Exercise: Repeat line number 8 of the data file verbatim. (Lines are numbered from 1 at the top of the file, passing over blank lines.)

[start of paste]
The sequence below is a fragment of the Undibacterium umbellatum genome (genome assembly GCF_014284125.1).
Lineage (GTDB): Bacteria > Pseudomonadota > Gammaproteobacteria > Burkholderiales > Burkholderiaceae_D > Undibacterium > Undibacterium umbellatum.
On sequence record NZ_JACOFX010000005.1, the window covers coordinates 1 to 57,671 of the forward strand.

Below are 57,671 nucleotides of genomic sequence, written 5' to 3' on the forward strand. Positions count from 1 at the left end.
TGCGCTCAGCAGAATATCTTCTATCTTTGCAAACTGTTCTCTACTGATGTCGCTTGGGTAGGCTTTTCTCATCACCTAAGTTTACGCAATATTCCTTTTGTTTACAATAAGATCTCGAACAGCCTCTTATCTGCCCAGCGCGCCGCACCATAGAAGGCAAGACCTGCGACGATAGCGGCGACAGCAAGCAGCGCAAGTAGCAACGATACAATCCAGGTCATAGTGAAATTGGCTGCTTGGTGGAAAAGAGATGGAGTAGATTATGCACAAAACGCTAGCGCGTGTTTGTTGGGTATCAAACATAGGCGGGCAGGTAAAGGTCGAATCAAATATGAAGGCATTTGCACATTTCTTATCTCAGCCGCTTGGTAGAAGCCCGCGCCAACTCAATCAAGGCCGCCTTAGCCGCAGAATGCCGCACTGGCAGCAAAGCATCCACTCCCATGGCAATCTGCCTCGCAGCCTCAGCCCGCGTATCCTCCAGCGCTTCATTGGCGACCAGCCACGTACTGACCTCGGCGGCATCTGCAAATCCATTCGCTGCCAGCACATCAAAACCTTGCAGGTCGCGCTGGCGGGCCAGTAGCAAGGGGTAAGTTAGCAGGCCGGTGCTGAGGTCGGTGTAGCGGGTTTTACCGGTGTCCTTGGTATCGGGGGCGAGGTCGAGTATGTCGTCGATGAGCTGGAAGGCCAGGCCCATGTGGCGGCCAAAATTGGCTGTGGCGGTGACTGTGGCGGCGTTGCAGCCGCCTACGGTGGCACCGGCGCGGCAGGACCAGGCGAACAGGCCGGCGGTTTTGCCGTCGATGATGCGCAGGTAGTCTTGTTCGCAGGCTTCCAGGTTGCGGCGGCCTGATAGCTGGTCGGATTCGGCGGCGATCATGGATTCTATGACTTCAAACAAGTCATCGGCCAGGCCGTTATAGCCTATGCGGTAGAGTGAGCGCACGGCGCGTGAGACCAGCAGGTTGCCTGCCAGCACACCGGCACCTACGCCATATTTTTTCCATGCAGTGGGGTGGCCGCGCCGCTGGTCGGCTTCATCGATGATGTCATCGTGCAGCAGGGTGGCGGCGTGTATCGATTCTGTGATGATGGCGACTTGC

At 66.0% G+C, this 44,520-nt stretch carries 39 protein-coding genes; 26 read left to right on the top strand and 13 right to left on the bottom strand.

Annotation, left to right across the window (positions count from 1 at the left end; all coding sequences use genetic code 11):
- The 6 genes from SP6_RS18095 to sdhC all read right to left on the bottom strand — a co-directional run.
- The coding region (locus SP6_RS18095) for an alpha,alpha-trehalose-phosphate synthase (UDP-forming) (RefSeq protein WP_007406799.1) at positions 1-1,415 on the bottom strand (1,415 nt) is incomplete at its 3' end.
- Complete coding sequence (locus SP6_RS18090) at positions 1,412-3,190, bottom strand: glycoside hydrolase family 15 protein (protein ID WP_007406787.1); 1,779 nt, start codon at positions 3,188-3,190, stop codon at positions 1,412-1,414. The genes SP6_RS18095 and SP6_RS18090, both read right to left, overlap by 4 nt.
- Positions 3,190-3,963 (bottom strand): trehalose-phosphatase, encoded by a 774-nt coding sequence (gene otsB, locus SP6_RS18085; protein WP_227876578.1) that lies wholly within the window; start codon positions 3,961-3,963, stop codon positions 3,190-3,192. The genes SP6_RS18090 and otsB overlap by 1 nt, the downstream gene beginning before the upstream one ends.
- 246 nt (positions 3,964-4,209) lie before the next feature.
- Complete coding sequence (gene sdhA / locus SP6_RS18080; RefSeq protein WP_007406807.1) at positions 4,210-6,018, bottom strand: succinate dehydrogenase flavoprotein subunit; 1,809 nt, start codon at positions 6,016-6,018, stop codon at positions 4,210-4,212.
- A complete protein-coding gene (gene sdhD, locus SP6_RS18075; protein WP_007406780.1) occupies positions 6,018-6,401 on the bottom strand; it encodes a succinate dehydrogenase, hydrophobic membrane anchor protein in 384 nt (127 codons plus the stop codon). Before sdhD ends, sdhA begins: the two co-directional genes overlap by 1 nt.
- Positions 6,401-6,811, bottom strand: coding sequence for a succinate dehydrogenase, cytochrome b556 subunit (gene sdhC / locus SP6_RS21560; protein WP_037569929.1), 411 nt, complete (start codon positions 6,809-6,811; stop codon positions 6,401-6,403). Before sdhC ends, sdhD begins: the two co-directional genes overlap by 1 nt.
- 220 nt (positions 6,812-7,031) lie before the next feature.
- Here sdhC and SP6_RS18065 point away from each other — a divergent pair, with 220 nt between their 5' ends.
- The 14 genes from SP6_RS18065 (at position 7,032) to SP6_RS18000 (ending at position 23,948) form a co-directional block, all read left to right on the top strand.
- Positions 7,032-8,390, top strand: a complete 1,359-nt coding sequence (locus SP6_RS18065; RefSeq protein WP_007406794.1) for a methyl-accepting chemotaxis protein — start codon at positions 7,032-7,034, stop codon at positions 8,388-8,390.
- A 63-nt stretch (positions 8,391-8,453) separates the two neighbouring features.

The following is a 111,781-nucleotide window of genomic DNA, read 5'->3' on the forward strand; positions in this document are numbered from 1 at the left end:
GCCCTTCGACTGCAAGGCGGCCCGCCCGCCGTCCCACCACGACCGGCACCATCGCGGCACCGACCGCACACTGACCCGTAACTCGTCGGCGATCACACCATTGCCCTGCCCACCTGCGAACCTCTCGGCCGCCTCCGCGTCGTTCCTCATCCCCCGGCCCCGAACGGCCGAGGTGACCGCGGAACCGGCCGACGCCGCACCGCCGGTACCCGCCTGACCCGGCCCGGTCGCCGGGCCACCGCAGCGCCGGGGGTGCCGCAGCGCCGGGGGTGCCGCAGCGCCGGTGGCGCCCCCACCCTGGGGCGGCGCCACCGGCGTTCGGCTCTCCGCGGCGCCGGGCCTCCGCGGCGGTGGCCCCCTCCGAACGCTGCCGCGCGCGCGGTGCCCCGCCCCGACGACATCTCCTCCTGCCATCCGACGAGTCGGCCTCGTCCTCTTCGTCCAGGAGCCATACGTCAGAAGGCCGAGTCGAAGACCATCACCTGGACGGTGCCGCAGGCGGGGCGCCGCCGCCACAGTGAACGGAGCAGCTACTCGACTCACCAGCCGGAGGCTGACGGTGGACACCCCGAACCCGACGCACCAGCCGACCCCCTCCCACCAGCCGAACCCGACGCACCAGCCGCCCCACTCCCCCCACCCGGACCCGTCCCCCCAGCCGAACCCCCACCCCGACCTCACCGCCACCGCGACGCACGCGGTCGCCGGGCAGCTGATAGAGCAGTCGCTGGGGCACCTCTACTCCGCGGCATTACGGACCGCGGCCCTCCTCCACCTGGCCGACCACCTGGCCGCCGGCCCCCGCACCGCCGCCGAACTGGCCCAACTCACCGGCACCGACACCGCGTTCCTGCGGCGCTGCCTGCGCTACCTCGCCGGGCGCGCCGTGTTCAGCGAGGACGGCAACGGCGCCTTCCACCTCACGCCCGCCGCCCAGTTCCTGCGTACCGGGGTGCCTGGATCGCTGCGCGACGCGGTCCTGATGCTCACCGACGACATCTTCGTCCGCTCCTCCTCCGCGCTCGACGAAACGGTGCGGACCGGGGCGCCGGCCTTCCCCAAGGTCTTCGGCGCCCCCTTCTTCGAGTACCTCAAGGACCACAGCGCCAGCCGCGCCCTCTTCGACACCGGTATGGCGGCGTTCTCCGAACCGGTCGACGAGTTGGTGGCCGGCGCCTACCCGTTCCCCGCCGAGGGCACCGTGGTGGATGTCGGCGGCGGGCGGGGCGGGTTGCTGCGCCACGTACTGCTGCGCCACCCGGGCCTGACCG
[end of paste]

- The 6 genes from SP6_RS18095 to sdhC all read right to left on the bottom strand — a co-directional run.